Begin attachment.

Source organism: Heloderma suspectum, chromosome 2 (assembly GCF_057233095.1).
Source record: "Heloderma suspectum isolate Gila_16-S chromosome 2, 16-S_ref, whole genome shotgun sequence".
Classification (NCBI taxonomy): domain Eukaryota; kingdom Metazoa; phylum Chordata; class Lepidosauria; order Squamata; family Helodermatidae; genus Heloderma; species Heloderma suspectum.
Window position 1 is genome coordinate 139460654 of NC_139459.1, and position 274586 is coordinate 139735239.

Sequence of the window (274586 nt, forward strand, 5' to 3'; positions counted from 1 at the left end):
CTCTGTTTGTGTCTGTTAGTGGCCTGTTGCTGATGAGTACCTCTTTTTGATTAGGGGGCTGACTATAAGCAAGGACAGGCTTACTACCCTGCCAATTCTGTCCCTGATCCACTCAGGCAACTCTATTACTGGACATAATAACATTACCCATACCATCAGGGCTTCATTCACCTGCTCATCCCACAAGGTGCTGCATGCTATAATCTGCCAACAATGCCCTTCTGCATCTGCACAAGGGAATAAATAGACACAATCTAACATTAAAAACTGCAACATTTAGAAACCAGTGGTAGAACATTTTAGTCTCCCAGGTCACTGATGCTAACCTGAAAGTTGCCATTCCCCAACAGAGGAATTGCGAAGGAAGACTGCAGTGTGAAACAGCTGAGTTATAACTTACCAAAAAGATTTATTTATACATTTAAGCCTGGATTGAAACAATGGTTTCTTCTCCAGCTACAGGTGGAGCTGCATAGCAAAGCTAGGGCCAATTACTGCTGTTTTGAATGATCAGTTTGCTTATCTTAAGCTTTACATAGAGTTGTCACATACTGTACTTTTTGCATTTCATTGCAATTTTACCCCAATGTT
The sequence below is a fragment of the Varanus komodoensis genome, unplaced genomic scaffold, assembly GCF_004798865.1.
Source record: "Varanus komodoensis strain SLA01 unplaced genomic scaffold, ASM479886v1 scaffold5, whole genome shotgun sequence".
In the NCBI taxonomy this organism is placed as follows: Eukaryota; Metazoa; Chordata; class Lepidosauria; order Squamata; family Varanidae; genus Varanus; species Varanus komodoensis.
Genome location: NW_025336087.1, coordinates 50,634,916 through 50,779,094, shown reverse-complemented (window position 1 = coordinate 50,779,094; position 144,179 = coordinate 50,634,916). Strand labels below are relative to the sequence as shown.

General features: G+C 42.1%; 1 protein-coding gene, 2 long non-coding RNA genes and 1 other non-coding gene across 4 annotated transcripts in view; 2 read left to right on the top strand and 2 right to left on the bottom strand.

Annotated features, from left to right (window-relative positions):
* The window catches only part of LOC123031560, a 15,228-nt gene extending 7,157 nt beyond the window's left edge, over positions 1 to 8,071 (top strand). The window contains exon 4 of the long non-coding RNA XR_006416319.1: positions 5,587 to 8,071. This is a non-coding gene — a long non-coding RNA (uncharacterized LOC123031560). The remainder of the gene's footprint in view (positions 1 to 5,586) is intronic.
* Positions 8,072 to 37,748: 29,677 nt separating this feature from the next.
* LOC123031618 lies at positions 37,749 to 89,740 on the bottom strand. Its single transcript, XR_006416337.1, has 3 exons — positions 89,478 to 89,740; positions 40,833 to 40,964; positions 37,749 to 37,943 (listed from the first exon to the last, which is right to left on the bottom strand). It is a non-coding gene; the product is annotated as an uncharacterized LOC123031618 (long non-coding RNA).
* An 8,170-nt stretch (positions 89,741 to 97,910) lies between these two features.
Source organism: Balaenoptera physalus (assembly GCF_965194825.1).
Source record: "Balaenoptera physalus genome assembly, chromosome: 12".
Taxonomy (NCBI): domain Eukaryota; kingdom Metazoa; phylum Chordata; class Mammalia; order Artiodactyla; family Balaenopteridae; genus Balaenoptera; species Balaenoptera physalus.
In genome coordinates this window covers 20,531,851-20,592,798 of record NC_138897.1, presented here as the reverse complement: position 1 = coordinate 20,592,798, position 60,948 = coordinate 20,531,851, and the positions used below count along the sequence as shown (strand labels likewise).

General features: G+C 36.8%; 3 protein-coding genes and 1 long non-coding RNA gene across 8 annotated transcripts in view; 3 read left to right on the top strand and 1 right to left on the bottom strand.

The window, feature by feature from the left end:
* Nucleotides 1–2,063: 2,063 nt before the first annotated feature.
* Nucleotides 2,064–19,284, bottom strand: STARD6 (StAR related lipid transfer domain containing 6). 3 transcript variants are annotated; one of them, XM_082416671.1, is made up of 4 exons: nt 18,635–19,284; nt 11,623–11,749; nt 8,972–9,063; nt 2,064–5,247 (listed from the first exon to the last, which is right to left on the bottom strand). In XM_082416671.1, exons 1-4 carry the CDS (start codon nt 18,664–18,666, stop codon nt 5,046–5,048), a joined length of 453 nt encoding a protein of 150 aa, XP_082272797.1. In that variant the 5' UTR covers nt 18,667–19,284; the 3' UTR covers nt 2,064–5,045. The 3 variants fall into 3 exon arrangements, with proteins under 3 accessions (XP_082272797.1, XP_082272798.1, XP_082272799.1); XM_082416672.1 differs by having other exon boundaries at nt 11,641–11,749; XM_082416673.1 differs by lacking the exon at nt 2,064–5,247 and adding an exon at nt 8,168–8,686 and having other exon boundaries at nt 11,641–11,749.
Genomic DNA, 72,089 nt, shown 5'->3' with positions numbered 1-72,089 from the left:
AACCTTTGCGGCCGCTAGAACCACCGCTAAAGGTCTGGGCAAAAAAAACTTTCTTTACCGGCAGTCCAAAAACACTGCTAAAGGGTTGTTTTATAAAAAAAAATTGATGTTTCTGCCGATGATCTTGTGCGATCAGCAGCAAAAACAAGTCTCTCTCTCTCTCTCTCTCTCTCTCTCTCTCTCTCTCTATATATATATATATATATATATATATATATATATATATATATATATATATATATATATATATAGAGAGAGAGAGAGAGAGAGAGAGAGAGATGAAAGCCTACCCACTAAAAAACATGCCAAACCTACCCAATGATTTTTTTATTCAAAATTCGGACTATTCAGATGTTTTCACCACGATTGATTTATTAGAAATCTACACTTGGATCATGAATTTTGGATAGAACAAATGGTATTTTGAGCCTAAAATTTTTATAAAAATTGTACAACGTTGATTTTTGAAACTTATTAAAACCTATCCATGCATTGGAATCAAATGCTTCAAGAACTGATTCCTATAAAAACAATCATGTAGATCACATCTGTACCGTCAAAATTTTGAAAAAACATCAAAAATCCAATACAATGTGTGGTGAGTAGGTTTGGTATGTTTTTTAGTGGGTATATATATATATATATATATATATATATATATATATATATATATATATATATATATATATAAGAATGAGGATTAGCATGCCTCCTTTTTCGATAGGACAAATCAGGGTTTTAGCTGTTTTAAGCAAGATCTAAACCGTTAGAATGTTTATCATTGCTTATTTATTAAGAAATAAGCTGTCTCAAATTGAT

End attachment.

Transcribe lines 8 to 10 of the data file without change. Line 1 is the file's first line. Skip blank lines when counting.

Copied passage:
Source record: "Varanus komodoensis strain SLA01 unplaced genomic scaffold, ASM479886v1 scaffold5, whole genome shotgun sequence".
In the NCBI taxonomy this organism is placed as follows: Eukaryota; Metazoa; Chordata; class Lepidosauria; order Squamata; family Varanidae; genus Varanus; species Varanus komodoensis.
Genome location: NW_025336087.1, coordinates 50,634,916 through 50,779,094, shown reverse-complemented (window position 1 = coordinate 50,779,094; position 144,179 = coordinate 50,634,916). Strand labels below are relative to the sequence as shown.